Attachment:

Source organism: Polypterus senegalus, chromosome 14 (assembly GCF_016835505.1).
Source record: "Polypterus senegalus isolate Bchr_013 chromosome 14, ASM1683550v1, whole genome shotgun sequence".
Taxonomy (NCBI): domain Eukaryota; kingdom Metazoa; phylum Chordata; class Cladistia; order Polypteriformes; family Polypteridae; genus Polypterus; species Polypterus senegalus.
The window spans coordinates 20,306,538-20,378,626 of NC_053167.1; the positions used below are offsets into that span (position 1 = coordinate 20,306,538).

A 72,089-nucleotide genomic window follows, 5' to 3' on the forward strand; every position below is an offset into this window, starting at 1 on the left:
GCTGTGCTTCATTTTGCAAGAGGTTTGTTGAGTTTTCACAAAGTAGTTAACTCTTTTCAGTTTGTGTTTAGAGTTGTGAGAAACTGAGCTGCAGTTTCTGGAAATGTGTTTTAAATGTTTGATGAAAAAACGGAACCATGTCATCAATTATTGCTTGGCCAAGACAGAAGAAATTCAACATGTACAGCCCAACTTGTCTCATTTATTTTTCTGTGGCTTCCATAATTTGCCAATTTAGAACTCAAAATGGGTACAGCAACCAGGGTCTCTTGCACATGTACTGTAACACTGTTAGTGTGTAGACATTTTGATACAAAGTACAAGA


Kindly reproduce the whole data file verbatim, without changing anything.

Source organism: Polypterus senegalus, chromosome 14 (assembly GCF_016835505.1).
Source record: "Polypterus senegalus isolate Bchr_013 chromosome 14, ASM1683550v1, whole genome shotgun sequence".
Taxonomy (NCBI): domain Eukaryota; kingdom Metazoa; phylum Chordata; class Cladistia; order Polypteriformes; family Polypteridae; genus Polypterus; species Polypterus senegalus.
The window spans coordinates 20,306,538-20,378,626 of NC_053167.1; the positions used below are offsets into that span (position 1 = coordinate 20,306,538).

A 72,089-nucleotide genomic window follows, 5' to 3' on the forward strand; every position below is an offset into this window, starting at 1 on the left:
GCTGTGCTTCATTTTGCAAGAGGTTTGTTGAGTTTTCACAAAGTAGTTAACTCTTTTCAGTTTGTGTTTAGAGTTGTGAGAAACTGAGCTGCAGTTTCTGGAAATGTGTTTTAAATGTTTGATGAAAAAACGGAACCATGTCATCAATTATTGCTTGGCCAAGACAGAAGAAATTCAACATGTACAGCCCAACTTGTCTCATTTATTTTTCTGTGGCTTCCATAATTTGCCAATTTAGAACTCAAAATGGGTACAGCAACCAGGGTCTCTTGCACATGTACTGTAACACTGTTAGTGTGTAGACATTTTGATACAAAGTACAAGA